Art

Album reviews, art house films and the latest exhibitions
  1. The annals of television appreciation reveal that once upon a time this column postulated that even one regional season of The Bridge, based on the original Swedish-Danish crime-thriller series exported globally ad infinitum, was a bridge too far. Now it seems it wasn’t far enough, because it’s back for a second run. Cross-border foul play remains the foundation, but now the increasingly intriguing plot bridges the gaps between Singapore and Malaysia, and the Malay Peninsula and Jakarta,…
  2. Paralympic gold medallist fencer Alison Yu Chui-yee focused on the positives when the coronavirus pandemic closed the Hong Kong Sports Institute (HKSI), where she had been training for the 2020 Tokyo Paralympics, which have since been postponed until next year.“When the HKSI closed and I had to train at home, I saw it as a time to relax,” says the 36-year-old, who was boarding at the HKSI on weekdays as she prepared for her fifth Paralympic Games. “It was like an unexpected holiday, which gave…
  3. Family history I was born in Sydney. I’m sixth-generation Australian. My museum origin-story is that when I was about one year old, my parents brought me to London on holiday.My parents are lawyers, both excellent storytellers, and they brought me along with them to the British Museum. Dad probably wishes he was a classicist and he took me around the Parthenon part and told me the story. Apparently I was completely obsessed, even then, with these sculptures and who these people were and what…
  4. “We are spirits in the material world,” warbled Sting, inadvertently predicting the advent of Netflix series Mystic Pop-Up Bar. And that’s precisely what the staff of a temporary Seoul eatery turn out to be: a couple of spectres at their own feasts, served at their seemingly normal downtown cafe. There, they delve into the secrets of the subconscious, helping enraged, aggrieved, sorrowful or otherwise disturbed humans settle scores or make amends, all by entering their dreams. The impossibly…
  5. In the second week of July, nearly all major auction houses in Hong Kong will hold their delayed spring sales. Clashing schedules are not a concern because most bidders are expected to view lots and make their offers online. Old inhibitions about buying sight unseen have gone out the window during the Covid-19 pandemic, apparently.Patti Wong, chairman of Sotheby’s Asia, says 80 per cent of bids in the house’s May 23 “In Confidence” mixed-categories auction were made by those who saw the objects…
  6. Beatlemania never really went away: it just found new objects of its affections, some in Asia. Prominent among those has been Japanese “idol” outfit Arashi, which since starting out two decades ago has sold more than 54 million copies of albums, singles and videos, and counting; 53 number-one singles (a Japanese record); 20 number-one DVDs, 18 of those consecutive; live audiences of more than 14 million people; industry awards galore and almost as many costume changes. Arashi stopped being a …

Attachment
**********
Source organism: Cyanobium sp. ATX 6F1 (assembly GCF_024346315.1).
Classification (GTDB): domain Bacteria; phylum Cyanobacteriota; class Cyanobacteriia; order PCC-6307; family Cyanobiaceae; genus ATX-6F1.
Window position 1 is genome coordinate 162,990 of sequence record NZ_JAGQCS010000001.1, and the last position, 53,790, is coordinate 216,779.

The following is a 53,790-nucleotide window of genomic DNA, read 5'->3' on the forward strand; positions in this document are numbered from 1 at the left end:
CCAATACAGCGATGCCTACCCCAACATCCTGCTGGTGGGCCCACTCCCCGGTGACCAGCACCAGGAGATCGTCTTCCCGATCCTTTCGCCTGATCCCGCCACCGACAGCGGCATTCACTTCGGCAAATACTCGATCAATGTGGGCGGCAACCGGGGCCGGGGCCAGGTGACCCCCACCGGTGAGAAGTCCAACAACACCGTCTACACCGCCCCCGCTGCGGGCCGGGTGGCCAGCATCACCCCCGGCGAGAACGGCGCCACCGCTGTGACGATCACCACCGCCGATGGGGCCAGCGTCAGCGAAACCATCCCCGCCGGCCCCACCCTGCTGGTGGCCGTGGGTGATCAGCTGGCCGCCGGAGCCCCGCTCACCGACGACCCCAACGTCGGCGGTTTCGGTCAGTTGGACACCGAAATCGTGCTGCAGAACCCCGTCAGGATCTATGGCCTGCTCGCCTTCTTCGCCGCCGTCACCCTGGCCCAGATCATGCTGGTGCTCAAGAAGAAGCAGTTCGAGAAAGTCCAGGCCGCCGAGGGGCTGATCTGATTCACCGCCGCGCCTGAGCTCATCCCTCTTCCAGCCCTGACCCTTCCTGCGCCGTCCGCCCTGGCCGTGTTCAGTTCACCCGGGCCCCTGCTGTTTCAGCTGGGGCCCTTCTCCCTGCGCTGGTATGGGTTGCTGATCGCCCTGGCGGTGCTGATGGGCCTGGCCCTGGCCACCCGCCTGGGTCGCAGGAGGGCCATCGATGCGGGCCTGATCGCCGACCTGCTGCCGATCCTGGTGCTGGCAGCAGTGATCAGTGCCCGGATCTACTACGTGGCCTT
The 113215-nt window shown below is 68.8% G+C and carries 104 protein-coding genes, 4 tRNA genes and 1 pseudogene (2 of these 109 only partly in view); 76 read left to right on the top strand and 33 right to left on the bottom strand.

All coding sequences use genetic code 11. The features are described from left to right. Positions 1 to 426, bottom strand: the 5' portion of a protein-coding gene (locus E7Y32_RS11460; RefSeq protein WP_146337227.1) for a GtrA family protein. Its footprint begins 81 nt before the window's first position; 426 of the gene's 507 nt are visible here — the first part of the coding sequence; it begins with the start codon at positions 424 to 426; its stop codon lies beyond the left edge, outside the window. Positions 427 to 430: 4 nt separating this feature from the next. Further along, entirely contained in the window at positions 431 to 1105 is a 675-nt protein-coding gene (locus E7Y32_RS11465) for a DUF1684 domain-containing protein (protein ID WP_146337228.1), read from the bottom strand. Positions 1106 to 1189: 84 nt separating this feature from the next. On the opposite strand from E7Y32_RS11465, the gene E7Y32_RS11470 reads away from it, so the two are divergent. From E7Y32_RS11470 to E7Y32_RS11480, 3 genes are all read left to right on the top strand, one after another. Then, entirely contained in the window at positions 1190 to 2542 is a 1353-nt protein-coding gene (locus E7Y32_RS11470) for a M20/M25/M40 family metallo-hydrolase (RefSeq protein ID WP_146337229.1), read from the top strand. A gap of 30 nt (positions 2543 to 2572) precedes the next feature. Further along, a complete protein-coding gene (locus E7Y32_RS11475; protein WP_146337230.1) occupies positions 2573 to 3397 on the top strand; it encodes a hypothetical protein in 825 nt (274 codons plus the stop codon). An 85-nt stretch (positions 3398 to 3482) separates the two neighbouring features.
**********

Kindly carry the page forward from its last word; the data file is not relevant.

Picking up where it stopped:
7. In 1973, Taiwanese writer Huang Chun-ming signed up with a state-owned television channel to direct episodes of Fragrant Formosa, a documentary series on the island’s cultural diversity. Travelling through the country­side on his motorcycle, Huang examined the rituals practised by people in far-flung communities. Among them was a religious pageant held near Taichung in which believers would carry a statue of a sea goddess from one coastal village to another over eight days. With cameraman…
  8. What are we left with when life imitating art, imitates life? Why, Love of Thousand Years (Amazon Prime), of course, in which a vengeful princess sets out to settle a score on a 30-episode quest (and that’s just season one). It’s a big score: king, queen, other royals and just about all the Li Kingdom townsfolk have been massacred by the monstrous, black-clad army of the Tianyuan Kingdom. The black-clads are a genuinely nasty bunch, noted for demon worship among other bad habits. Meanwhile,…
  9. Many Hongkongers would agree we could all use a good laugh about now, so The Riff comedy club’s timing is perfect.Located in California Tower, in Lan Kwai Fong, and owned by global entertainment giant Live Nation – the group behind the Punchline comedy clubs in the United States – The Riff opened its doors to the paying public as Hong Kong’s only full-time comedy club for the first time in January, but quickly closed following the coronavirus outbreak, before reopening last month.Featuring a…
  10. Cloth can reveal much about a culture, offering insights into its people and their lifestyle. While most traditional textiles have been lost to mass production, an ongoing exhibition, “Unconstrained Textiles: Stitching Methods, Crossing Ideas”, provides modern and creative twists on fabric. The sensory-rich show, which runs until July 26 at the Centre for Heritage, Arts and Textile (CHAT), in The Mills in Tsuen Wan, presents alternative perspectives on textiles through the eyes of seven…